JOHANNESBURG, South Africa — President Pieter W. Botha and influential Zulu Chief Mangosuthu Gatsha Buthelezi, frequent political rivals, appeared together Tuesday for the first time in more than two years to launch a multiracial regional advisory body for Natal province.
Botha described the 10-member Joint Executive Authority as an experiment "I am convinced . . . can succeed."
Buthelezi, a moderate black who has urged the government to adopt more rapid reforms, described the new body as "a significant first in South Africa." But he added that it is only the first step toward his goal of multiracial government in Natal province.
The authority, with members appointed rather than elected, will make recommendations on joint affairs of the province and Kwazulu, the black homeland of which Buthelezi is chief minister.
Talks With Moderates
Buthelezi has been involved in extensive negotiations with moderate blacks and whites in Natal with the aim of establishing a multiracial provincial government based largely on the principle of one man, one vote, effectively ensuring a black prime minister for the province and the quick repeal of most legislation enforcing apartheid there.
Under that proposal, such things as defense, security and fiscal matters would still be controlled by the central government in Pretoria. But Natal would be given authority over such sensitive matters as education, health and housing.
But so far Botha's government has declined to participate in those negotiations. Officials of the ruling National Party have said the proposal does not offer adequate protection for minority ethnic groups, such as whites.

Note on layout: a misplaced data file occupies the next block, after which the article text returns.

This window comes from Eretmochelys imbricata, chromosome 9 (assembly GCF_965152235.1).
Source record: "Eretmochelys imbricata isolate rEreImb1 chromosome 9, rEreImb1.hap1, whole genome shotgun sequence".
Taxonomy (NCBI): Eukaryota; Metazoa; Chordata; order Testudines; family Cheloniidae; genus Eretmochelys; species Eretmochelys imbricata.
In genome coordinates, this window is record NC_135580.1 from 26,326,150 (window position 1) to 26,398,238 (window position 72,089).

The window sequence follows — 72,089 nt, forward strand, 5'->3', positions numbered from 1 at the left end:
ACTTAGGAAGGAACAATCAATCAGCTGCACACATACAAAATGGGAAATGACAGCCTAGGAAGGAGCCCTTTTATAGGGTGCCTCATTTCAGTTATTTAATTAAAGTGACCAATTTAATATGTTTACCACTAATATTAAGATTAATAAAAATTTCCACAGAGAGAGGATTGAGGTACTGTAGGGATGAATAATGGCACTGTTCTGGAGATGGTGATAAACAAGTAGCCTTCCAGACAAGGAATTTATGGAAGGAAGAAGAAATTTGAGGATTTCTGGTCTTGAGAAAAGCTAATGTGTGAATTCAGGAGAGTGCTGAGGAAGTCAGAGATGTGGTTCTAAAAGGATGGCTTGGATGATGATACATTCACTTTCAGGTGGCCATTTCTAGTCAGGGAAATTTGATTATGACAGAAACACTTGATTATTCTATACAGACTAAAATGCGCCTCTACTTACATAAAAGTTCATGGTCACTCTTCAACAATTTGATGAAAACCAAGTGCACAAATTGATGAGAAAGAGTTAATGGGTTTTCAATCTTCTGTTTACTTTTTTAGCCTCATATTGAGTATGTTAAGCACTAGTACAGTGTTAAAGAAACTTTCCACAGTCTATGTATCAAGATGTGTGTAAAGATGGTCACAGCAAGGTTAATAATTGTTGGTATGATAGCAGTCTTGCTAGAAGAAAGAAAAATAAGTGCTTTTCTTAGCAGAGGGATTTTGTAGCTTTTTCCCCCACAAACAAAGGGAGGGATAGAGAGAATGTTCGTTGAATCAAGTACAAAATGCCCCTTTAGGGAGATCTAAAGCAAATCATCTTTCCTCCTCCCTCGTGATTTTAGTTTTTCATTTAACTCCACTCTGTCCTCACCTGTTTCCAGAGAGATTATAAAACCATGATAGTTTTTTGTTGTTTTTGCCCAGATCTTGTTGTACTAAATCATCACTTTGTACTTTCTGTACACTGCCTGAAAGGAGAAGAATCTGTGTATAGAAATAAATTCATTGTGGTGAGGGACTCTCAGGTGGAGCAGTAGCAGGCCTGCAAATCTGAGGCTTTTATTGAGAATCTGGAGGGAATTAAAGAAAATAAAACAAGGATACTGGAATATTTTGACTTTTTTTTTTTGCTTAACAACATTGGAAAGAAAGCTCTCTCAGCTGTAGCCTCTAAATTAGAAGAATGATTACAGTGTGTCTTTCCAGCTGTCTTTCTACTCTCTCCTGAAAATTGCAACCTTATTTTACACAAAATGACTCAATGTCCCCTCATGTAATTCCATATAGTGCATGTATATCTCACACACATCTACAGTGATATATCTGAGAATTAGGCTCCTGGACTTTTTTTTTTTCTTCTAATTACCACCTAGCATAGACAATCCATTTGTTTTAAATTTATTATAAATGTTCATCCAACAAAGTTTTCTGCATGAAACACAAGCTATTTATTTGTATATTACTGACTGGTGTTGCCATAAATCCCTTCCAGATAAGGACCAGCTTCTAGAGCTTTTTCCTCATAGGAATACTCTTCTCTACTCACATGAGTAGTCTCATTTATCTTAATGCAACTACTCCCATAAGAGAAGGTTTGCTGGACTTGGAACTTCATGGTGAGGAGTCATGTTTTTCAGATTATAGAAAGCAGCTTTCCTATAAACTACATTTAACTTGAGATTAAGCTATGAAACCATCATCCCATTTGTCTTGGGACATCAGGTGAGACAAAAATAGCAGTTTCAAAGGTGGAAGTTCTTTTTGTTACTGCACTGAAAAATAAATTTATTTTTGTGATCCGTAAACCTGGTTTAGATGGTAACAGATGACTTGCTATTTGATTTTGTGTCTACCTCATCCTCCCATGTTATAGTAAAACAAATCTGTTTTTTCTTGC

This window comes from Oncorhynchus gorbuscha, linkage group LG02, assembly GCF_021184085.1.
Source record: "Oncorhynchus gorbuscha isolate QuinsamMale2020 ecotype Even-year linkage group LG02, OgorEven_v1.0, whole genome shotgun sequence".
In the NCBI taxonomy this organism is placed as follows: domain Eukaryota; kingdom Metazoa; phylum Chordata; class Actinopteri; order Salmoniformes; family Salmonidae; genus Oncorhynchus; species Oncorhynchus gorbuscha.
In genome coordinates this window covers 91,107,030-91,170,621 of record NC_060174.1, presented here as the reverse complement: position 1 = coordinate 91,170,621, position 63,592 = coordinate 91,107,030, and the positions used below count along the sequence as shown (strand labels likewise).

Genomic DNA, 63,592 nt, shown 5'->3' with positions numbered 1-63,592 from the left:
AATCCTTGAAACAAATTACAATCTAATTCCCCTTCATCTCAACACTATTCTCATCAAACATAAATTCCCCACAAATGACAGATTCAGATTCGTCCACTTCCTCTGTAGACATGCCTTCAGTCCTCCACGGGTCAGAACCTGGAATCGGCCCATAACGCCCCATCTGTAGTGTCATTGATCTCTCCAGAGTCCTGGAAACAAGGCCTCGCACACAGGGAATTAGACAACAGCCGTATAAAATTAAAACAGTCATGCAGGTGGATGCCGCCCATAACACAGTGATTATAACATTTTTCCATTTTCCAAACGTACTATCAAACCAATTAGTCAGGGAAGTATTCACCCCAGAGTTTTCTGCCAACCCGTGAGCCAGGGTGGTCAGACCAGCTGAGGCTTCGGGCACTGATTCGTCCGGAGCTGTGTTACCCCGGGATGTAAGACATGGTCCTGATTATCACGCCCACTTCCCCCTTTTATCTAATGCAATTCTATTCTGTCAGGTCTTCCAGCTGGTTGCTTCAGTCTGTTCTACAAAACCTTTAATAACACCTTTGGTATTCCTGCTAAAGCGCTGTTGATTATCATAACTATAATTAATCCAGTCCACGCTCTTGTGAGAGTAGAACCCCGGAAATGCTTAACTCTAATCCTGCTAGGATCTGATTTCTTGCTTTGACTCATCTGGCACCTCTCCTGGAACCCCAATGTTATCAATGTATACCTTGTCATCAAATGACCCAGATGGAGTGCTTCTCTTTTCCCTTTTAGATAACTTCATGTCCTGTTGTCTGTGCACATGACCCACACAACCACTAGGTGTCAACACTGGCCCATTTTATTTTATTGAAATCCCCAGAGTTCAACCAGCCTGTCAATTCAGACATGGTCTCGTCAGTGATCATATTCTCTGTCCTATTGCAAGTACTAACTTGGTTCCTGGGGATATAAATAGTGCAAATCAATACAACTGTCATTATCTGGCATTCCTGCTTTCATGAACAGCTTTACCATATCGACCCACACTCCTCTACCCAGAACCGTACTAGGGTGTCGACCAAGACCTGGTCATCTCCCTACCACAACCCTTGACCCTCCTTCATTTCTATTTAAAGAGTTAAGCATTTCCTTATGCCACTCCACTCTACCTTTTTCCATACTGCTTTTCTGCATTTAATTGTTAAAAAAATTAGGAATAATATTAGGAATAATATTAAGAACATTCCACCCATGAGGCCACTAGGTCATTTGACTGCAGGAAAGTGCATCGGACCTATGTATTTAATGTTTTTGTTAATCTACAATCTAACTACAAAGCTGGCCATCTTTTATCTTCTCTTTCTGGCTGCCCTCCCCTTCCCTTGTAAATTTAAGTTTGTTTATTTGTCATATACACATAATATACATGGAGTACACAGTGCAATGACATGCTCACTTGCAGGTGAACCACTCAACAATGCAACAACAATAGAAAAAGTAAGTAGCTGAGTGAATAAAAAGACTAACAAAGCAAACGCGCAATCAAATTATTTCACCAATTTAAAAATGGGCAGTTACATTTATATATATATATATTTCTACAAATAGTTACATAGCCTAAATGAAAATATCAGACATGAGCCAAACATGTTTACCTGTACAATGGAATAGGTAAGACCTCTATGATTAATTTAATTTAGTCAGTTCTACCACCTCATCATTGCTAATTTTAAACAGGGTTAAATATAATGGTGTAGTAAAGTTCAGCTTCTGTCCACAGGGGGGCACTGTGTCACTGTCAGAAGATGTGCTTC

Buthelezi and his fellow Kwazulu leaders see the Joint Executive Authority, which Botha supports, as a tentative move toward creating the multiracial legislative body he seeks.
But Botha, in his announcement Tuesday, did not indicate that the new authority is a forerunner of any multiracial regional government.
Instead, he said it is "a political reflection of a socioeconomic fact, namely the interdependence of Kwazulu and Natal." If it works, he said, similar committees may be established in other parts of the country.
Kwazulu consists of numerous small parcels of land scattered throughout Natal province. It was established under Pretoria's previous plan to keep the races separate in South Africa by setting up independent homelands for the country's 26 million blacks and leaving 87% of the country's land for the 5 million whites.
Natal province, in eastern South Africa, has about 1 million whites and 6 million blacks and Indians. The country's black majority has no vote under the system of racial separation known as apartheid.
Meanwhile, the South African police said they had detained, questioned and released the Rev. Stanley Mogoba, president of the South African Institute of Race Relations, a highly respected independent research organization.
Mogoba, who is president-elect of the Methodist Church of South Africa, is due to meet President Botha next week during a world Methodist conference here.
Anglican Archbishop Desmond Tutu, winner of the 1984 Nobel Peace Prize, had called Tuesday for the release of Mogoba.
"For the police to detain one of South Africa's most respected Methodist leaders on the eve of such a meeting is a blunder of major proportions, a classic example of this government's propensity to shoot itself in the foot," Tutu said in a statement issued by his office in Cape Town.
The Institute of Race Relations, based in Johannesburg, conducts research on the effects of apartheid. It publishes one of the most comprehensive annual compilations of statistics and other information on apartheid in South Africa.
Anti-apartheid groups have said that more than 25,000 people have been detained at one time or another in the 16 months since the government initiated the state of emergency.